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Quotations about Liberty and Power

About this Quotation:

As a new year begins with a new political party seizing control of Congress and a new President taking office, one natually asks about the true nature of political parties and the interest groups they represent. Gustave de Molinari, the laissez-faire Belgian economist, provides a succinct answer: they are like armies which train to take office, seize the “spoils” of office (a term actually and unashamedly used in American politics), and distribute them to their friends and supporters. According to Molinari, there is enormous pressure on any ruling party to increase the number of government jobs in order to increase the spoils which they have to distribute to their favoured friends and supporters. As the system grows in size and power there is in turn a heightening of the competition between different parties to win office and win this prize.

Other quotes about Parties & Elections:

12 January, 2009

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Gustave de Molinari argues that political parties are like “actual armies” who are trained to seize power and reward their supporters with jobs and special privileges (1904)

Read the full quote in context here.

The French economist Gustave de Molinari (1819-1912) compared political parties to "armies" whose sole aim is to win office, distribute spoils and jobs, all at the expence of taxpayers

These associations, or political parties, are actual armies which have been trained to pursue power; their immediate objective is to so increase the number of their adherents as to control an electoral majority. Influential electors are for this purpose promised such or such share in the profits which will follow success, but such promises—generally place or privilege—are redeemable only by a multiplication of "places," which involves a corresponding increase of national enterprises, whether of war or of peace. It is nothing to a politician that the result is increased charges and heavier drains on the vital energy of the people. The unceasing competition under which they labour, first in their efforts to secure office, and next to maintain their position, compels them to make party interest their sole care, and they are in no position to consider whether this personal and immediate interest is in harmony with the general and permanent good of the nation.

The full passage from which this quotation was taken can be be viewed below (front page quote in bold):

This method of dividing the sovereign power among various executive agencies was capable of many variations. In a constitutional monarchy the chief office in the State remained subject to hereditary transmission, but its occupant was declared irresponsible and his action was limited to the sole function of nominating, as responsible minister, the man chosen by the majority of the national representatives. These representatives are nominally chosen by the nation, by those members of the nation who possess political rights, but in point of fact they are no more than the nominees of associations, or parties, who contend for the position of "State-conductors" on account of the material and moral benefits which accompany the position.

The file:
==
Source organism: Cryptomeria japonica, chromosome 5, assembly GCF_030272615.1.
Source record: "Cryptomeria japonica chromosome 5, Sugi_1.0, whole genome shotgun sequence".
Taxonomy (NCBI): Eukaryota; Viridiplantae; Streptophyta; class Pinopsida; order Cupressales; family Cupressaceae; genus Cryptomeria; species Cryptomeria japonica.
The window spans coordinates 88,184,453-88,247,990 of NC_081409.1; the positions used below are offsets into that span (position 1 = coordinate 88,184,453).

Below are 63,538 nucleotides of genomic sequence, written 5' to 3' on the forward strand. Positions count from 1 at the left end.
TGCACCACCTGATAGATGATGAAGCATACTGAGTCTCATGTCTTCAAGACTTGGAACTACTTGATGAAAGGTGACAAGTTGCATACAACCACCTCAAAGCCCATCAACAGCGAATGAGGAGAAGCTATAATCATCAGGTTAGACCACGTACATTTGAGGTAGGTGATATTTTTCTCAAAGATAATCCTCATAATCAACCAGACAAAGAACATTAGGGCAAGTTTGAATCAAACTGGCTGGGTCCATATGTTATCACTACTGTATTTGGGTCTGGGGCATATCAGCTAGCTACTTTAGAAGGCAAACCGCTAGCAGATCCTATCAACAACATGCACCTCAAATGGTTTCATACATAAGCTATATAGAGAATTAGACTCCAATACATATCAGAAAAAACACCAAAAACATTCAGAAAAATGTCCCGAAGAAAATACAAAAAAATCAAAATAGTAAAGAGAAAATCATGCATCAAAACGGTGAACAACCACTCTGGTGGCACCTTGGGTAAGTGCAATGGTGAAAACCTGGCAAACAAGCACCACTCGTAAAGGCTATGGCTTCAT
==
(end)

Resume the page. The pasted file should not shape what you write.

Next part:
These associations, or political parties, are actual armies which have been trained to pursue power; their immediate objective is to so increase the number of their adherents as to control an electoral majority. Influential electors are for this purpose promised such or such share in the profits which will follow success, but such promises—generally place or privilege—are redeemable only by a multiplication of "places," which involves a corresponding increase of national enterprises, whether of war or of peace. It is nothing to a politician that the result is increased charges and heavier drains on the vital energy of the people. The unceasing competition under which they labour, first in their efforts to secure office, and next to maintain their position, compels them to make party interest their sole care, and they are in no position to consider whether this personal and immediate interest is in harmony with the general and permanent good of the nation. Thus the theorists of the new order, by substituting temporary for permanent attribution of the sovereign power, aggravated the opposition of interests which it was their pretended purpose to co-ordinate. They also weakened, if they did not actually destroy, the sole agency which has any real power to restrain governments, in their capacity of producers of public services, from an abuse of the sovereign power to the detriment of those who consume those services.

The constitutions were, nevertheless, lavish in their promise of guarantees against this possibility, the most notable of which has, perhaps, been the power of censure vested in the press—a right which has too often proved quite barren of result. For the press has found it more profitable to place its voice at the disposal of class or party interests and to echo the passions of the moment rather than to sound the voice of reason. Nowhere has it been known to act as a curb on the governmental tendency to increase national expenditure.

[More works by Gustave de Molinari (1819 – 1912)]